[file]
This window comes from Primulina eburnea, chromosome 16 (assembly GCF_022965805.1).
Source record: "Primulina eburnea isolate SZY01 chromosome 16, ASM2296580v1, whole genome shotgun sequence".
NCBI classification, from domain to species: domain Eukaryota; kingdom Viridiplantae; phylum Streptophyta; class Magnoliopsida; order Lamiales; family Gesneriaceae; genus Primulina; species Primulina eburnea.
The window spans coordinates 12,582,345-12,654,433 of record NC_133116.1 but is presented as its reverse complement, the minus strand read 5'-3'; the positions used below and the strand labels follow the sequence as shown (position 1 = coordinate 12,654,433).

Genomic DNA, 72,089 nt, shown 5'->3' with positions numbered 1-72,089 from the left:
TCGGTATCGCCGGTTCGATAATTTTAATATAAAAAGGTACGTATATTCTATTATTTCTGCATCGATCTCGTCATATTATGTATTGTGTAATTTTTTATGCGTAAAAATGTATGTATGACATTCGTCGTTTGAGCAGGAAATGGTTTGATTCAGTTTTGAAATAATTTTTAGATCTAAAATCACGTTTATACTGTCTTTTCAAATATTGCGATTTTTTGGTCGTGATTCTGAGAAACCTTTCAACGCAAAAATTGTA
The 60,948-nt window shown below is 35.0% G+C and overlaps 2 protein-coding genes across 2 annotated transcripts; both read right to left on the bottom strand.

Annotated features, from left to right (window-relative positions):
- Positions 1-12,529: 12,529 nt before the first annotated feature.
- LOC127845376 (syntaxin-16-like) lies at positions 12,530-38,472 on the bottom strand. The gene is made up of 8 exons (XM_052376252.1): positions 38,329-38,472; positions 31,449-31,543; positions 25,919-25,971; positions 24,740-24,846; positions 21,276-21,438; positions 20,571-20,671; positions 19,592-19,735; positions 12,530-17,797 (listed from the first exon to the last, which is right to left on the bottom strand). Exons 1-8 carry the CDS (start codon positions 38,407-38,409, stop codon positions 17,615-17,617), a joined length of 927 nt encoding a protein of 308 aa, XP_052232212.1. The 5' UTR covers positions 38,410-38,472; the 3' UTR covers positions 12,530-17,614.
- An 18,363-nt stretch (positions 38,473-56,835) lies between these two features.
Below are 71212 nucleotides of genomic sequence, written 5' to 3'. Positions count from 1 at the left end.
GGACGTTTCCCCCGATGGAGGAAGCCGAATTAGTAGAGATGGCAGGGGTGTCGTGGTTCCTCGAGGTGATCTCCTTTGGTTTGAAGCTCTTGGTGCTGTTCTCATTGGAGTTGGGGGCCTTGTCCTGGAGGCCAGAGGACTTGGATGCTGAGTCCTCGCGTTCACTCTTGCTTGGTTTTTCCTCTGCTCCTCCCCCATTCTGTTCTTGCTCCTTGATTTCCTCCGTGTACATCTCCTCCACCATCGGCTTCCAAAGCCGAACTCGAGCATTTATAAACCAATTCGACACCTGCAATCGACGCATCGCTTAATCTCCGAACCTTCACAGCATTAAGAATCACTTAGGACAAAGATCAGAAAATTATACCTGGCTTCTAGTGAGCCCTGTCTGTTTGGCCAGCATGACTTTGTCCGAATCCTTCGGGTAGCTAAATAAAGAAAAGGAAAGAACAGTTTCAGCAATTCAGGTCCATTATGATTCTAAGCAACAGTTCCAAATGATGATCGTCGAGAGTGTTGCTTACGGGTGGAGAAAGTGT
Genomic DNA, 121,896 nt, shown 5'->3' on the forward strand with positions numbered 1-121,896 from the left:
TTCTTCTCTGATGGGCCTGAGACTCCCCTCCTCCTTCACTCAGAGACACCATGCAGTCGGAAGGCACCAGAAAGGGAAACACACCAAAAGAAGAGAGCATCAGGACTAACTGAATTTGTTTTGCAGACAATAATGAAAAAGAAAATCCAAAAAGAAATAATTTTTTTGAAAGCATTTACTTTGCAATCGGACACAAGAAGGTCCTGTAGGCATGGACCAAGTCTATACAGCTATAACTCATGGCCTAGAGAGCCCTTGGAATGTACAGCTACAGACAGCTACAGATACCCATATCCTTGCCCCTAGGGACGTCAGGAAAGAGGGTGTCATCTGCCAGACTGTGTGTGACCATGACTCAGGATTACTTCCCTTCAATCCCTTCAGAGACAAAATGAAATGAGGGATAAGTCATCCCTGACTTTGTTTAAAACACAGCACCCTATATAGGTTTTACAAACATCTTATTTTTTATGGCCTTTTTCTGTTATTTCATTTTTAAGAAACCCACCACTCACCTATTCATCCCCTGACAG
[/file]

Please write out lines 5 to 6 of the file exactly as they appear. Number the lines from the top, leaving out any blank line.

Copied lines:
Genomic DNA, 72,089 nt, shown 5'->3' with positions numbered 1-72,089 from the left:
TCGGTATCGCCGGTTCGATAATTTTAATATAAAAAGGTACGTATATTCTATTATTTCTGCATCGATCTCGTCATATTATGTATTGTGTAATTTTTTATGCGTAAAAATGTATGTATGACATTCGTCGTTTGAGCAGGAAATGGTTTGATTCAGTTTTGAAATAATTTTTAGATCTAAAATCACGTTTATACTGTCTTTTCAAATATTGCGATTTTTTGGTCGTGATTCTGAGAAACCTTTCAACGCAAAAATTGTA